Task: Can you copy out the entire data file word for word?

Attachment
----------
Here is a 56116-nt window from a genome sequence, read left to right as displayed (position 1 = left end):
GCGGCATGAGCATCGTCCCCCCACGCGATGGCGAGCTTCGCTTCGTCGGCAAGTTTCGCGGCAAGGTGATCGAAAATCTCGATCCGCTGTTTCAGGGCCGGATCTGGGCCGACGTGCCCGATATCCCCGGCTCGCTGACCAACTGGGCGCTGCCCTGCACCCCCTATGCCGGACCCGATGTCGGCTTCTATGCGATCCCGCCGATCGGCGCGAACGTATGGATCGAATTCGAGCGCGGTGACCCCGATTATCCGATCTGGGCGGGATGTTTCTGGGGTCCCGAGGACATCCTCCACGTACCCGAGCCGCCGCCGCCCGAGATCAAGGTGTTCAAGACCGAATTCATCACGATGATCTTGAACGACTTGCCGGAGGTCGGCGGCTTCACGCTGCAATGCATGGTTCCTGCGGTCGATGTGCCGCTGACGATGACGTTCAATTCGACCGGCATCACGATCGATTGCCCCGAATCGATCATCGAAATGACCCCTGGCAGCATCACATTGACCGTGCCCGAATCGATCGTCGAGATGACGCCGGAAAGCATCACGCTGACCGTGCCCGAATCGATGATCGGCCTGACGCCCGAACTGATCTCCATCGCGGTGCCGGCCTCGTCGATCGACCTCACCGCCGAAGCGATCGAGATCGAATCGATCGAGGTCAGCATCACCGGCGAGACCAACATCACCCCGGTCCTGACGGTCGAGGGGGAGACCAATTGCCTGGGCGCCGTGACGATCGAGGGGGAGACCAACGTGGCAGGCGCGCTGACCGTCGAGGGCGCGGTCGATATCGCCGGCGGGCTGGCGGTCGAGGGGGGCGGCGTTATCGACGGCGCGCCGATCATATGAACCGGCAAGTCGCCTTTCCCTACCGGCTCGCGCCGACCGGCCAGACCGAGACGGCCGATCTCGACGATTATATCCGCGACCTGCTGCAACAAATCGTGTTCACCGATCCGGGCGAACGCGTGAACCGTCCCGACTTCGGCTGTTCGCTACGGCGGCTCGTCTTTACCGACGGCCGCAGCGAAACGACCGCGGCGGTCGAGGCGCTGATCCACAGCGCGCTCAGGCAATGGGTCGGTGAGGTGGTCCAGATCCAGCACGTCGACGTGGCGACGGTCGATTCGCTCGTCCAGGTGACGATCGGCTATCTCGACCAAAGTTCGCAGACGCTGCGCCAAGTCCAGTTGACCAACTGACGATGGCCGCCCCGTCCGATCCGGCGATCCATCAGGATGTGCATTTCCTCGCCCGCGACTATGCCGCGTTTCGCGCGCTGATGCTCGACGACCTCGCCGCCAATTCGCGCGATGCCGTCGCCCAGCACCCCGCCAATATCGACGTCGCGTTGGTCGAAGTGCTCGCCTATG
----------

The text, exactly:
Here is a 56116-nt window from a genome sequence, read left to right as displayed (position 1 = left end):
GCGGCATGAGCATCGTCCCCCCACGCGATGGCGAGCTTCGCTTCGTCGGCAAGTTTCGCGGCAAGGTGATCGAAAATCTCGATCCGCTGTTTCAGGGCCGGATCTGGGCCGACGTGCCCGATATCCCCGGCTCGCTGACCAACTGGGCGCTGCCCTGCACCCCCTATGCCGGACCCGATGTCGGCTTCTATGCGATCCCGCCGATCGGCGCGAACGTATGGATCGAATTCGAGCGCGGTGACCCCGATTATCCGATCTGGGCGGGATGTTTCTGGGGTCCCGAGGACATCCTCCACGTACCCGAGCCGCCGCCGCCCGAGATCAAGGTGTTCAAGACCGAATTCATCACGATGATCTTGAACGACTTGCCGGAGGTCGGCGGCTTCACGCTGCAATGCATGGTTCCTGCGGTCGATGTGCCGCTGACGATGACGTTCAATTCGACCGGCATCACGATCGATTGCCCCGAATCGATCATCGAAATGACCCCTGGCAGCATCACATTGACCGTGCCCGAATCGATCGTCGAGATGACGCCGGAAAGCATCACGCTGACCGTGCCCGAATCGATGATCGGCCTGACGCCCGAACTGATCTCCATCGCGGTGCCGGCCTCGTCGATCGACCTCACCGCCGAAGCGATCGAGATCGAATCGATCGAGGTCAGCATCACCGGCGAGACCAACATCACCCCGGTCCTGACGGTCGAGGGGGAGACCAATTGCCTGGGCGCCGTGACGATCGAGGGGGAGACCAACGTGGCAGGCGCGCTGACCGTCGAGGGCGCGGTCGATATCGCCGGCGGGCTGGCGGTCGAGGGGGGCGGCGTTATCGACGGCGCGCCGATCATATGAACCGGCAAGTCGCCTTTCCCTACCGGCTCGCGCCGACCGGCCAGACCGAGACGGCCGATCTCGACGATTATATCCGCGACCTGCTGCAACAAATCGTGTTCACCGATCCGGGCGAACGCGTGAACCGTCCCGACTTCGGCTGTTCGCTACGGCGGCTCGTCTTTACCGACGGCCGCAGCGAAACGACCGCGGCGGTCGAGGCGCTGATCCACAGCGCGCTCAGGCAATGGGTCGGTGAGGTGGTCCAGATCCAGCACGTCGACGTGGCGACGGTCGATTCGCTCGTCCAGGTGACGATCGGCTATCTCGACCAAAGTTCGCAGACGCTGCGCCAAGTCCAGTTGACCAACTGACGATGGCCGCCCCGTCCGATCCGGCGATCCATCAGGATGTGCATTTCCTCGCCCGCGACTATGCCGCGTTTCGCGCGCTGATGCTCGACGACCTCGCCGCCAATTCGCGCGATGCCGTCGCCCAGCACCCCGCCAATATCGACGTCGCGTTGGTCGAAGTGCTCGCCTATG